Drug overdoses now are the leading cause of death among Americans under 50, largely thanks to a surge in opioid use. Although heroin and fentanyl have dominated the headlines in recent years, the problem started with a flood of prescription painkillers, distributed by some of the country’s biggest corporations.
At the urging of his editor, Washington Post reporter Lenny Bernstein set out to learn why millions of pills were being sent to cities and towns across the U.S. – and why distributors seemed to shrug off evidence of rampant abuse. His reporting took him to Washington's halls of power: the Department of Justice, Capitol Hill and deep inside the Drug Enforcement Administration, with a senior official who saw the crisis coming.
Also in the episode: New Hampshire Public Radio’s Jack Rodolico offers a harrowing look at how opioid addiction can reach the places we thought were most secure. Daniel Couzins was a runner, a vegan and an assistant manager at a New Hampshire bank. He also was addicted to opioids. When he died from an overdose at 31, his wife found a cache of video diaries he’d made about his addiction. They provide a stark, intimate portrait of how addiction can slowly take over – and end – a life.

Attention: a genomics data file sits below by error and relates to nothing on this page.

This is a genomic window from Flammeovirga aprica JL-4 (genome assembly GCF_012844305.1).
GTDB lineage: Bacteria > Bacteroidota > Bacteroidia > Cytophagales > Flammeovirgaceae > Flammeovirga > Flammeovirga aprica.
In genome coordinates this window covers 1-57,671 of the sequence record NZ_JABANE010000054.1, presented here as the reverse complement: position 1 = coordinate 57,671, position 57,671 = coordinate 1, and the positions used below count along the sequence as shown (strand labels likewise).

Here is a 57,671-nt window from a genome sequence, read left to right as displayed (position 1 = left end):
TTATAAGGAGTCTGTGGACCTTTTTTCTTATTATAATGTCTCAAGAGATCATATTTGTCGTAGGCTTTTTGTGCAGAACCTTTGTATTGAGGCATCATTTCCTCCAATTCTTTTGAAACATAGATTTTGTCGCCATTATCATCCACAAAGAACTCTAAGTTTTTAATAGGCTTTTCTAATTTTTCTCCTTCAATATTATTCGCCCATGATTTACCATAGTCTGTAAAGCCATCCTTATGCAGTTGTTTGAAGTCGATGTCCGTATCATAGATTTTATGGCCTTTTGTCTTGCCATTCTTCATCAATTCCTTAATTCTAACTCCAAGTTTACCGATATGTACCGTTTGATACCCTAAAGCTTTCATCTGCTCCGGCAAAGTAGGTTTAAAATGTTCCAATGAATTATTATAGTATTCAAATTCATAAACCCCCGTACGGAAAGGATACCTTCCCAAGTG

Finally, Reveal host Al Letson talks with Jan Rader, the fire chief in Huntington, West Virginia, about her fight to preserve life in the face of a crushing epidemic. Rader was profiled in the Oscar-nominated documentary "Heroin(e)." It was part of The Center for Investigative Reporting’s Glassbreaker Films initiative, funded by the Helen Gurley Brown Foundation, which supported women in documentary filmmaking and investigative journalism.